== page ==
12 May 1998

Press Briefing



The Chairman of the Committee established by the Security Council under its resolution 661 (1990) to monitor its sanctions on Iraq, Antonio Monteiro (Portugal), this evening briefed correspondents on the Committee's meeting this afternoon, at a press conference at United Nations Headquarters. Among the issues discussed was the question of spare parts for Iraqi oil pipelines, and the payment of compensation to Egyptian workers who were expelled from the Gulf region following the Iraqi invasion of Kuwait in 1990.

Recalling that Egypt had submitted a claim on behalf of those workers, Mr. Monteiro said the Committee had referred the matter to the Compensation Commission in Geneva. That Commission had decided to pay approximately $85 million of the claims. The balance of the claims, amounting to $400 million, were dismissed as being outside the Commission's jurisdiction. They were debts incurred prior to 2 August 1990, placing them outside the scope of resolution 687 (1991), he said. [That text set the terms for the ceasefire following Iraq's invasion of Kuwait, which began on 2 August 1990.]

He said the Egyptian Mission to the United Nations had been informed about the Commission's decision to compensate those workers. That decision had been taken without prejudice to the right of those workers to pursue the matter further using any other appropriate means. The Committee would contact Egypt and Iraq to see if there was another way of compensating those workers who were left out by the Compensation Commission.

Mr. Monteiro said the Committee had also considered a request from a woman in Germany who wanted to import dinars from Switzerland. The matter was referred to the United Nations Legal Counsel to see if that would violate Security Council resolutions on Iraq. The Legal Counsel said the money would be used as a commodity. He was therefore of the opinion that the intended import would fall within the provisions of paragraph 3 (a) of resolution 661 [which establishes which commodities and products are covered by the sanctions]. The Committee would inform the German Mission about that opinion. If the Mission wanted further clarification on the basis of the Legal Counsel's opinion, the Committee would provide it.

On the issue of spare parts for oil pipelines, the Committee had decided to wait until the monitoring system envisaged by the Secretariat was put in place, Mr. Monteiro said. Spare parts had been authorized for the pipelines in Turkey. He said the Committee had also discussed a request from a Danish company to pay Iraq for telecommunication services. The Committee said such payment was feasible but must be deposited in an account outside of Iraq.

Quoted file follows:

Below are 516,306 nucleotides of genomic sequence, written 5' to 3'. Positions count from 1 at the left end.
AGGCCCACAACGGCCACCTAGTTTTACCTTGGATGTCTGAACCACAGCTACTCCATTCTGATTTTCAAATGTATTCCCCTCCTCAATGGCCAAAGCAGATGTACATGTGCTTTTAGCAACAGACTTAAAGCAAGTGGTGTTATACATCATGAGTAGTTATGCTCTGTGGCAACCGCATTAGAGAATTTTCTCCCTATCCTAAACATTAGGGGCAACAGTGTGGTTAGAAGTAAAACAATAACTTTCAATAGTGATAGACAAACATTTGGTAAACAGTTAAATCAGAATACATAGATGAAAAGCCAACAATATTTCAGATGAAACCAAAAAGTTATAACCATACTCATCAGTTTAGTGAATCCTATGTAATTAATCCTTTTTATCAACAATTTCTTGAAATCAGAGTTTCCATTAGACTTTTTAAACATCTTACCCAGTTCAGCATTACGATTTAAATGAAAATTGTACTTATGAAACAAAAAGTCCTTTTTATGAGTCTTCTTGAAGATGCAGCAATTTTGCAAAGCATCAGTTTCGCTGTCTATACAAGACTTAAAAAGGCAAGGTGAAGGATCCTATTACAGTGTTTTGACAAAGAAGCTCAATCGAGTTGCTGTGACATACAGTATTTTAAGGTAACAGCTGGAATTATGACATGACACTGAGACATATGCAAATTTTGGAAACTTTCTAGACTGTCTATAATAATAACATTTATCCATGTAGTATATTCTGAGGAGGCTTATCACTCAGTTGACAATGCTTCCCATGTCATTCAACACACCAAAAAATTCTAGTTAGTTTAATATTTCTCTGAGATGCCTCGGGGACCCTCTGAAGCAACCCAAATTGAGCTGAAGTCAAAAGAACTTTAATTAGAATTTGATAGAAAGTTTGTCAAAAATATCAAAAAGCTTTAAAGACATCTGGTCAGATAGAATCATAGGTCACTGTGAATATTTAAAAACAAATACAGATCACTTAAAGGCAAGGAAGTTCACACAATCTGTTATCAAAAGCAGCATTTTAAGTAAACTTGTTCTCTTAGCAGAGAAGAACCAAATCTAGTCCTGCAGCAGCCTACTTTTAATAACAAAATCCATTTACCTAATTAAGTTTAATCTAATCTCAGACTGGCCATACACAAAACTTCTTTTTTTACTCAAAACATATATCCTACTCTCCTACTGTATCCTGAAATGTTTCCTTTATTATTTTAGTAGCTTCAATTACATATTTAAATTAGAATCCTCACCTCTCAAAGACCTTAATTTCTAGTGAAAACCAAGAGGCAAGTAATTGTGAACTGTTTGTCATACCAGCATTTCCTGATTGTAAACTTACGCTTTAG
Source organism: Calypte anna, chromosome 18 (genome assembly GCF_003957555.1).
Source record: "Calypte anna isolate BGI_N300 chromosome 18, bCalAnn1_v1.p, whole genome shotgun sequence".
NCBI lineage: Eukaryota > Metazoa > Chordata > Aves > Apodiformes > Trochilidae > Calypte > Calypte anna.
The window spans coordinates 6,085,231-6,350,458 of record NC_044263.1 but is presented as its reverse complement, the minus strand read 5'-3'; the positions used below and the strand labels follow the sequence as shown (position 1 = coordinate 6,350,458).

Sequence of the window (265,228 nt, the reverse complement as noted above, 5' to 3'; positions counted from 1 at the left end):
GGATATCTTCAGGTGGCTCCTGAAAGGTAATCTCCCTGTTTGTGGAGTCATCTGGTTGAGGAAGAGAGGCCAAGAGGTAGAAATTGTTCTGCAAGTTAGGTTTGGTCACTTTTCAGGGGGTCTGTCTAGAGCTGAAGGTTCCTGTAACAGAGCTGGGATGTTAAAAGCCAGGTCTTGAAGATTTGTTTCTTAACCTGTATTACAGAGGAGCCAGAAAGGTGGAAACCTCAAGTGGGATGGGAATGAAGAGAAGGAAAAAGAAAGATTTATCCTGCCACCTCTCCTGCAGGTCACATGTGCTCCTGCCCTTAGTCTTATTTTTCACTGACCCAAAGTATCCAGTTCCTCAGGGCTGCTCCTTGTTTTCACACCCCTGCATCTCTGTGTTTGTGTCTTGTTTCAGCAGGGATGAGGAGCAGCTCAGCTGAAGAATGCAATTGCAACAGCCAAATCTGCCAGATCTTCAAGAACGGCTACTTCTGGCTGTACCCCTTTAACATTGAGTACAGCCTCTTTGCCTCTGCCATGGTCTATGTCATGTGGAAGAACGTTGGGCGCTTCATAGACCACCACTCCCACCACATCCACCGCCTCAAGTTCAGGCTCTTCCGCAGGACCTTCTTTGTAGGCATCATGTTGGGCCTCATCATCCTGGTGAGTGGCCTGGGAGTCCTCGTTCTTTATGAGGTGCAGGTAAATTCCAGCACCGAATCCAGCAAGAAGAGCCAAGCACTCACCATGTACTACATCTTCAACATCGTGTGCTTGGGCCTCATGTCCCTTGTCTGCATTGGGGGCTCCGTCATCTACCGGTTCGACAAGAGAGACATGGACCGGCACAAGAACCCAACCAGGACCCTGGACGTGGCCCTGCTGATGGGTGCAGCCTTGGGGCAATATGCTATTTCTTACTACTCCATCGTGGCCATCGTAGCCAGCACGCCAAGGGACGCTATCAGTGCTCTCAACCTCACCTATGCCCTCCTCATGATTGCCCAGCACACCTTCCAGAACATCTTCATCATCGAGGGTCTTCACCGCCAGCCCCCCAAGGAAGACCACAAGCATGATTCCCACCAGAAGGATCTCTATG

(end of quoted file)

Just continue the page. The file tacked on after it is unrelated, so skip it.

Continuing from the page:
Iraq Sanctions Committee Press Conference - 2 - 12 May 1998

Also discussed by the Committee was the case of a Danish mathematics professor who wanted to share some results on bridge-building with an Iraqi citizen, Mr. Monteiro said. The Committee wanted to know the purpose of that exercise. It had therefore asked for clarification through the Danish Foreign Ministry. If it was not in violation of the provisions of the Council's resolutions, it would be approved.

Mr. Monteiro said the diplomatic corps in Baghdad in January sent a letter to the President of the Security Council to request flight authorization for diplomats in Baghdad. They had complained about the difficulty of travelling 11 hours by road from Amman, Jordan, to Baghdad. They reasoned that since United Nations personnel in Iraq travelled by air, they should be extended the same privilege.

The Committee had decided to ask the Department of Peacekeeping Operations if United Nations flights could be made available to diplomats in Baghdad, he went on to say. The Committee would also ask the dean of the diplomatic corps in Baghdad if they had any practical suggestion on the matter. The Committee would examine such a suggestion to see whether or not it contradicted the resolutions of the Council.

Asked about the status of the talks on spare parts, Mr. Monteiro said they were proceeding well, but that it was really a matter for the Security Council.

* *** *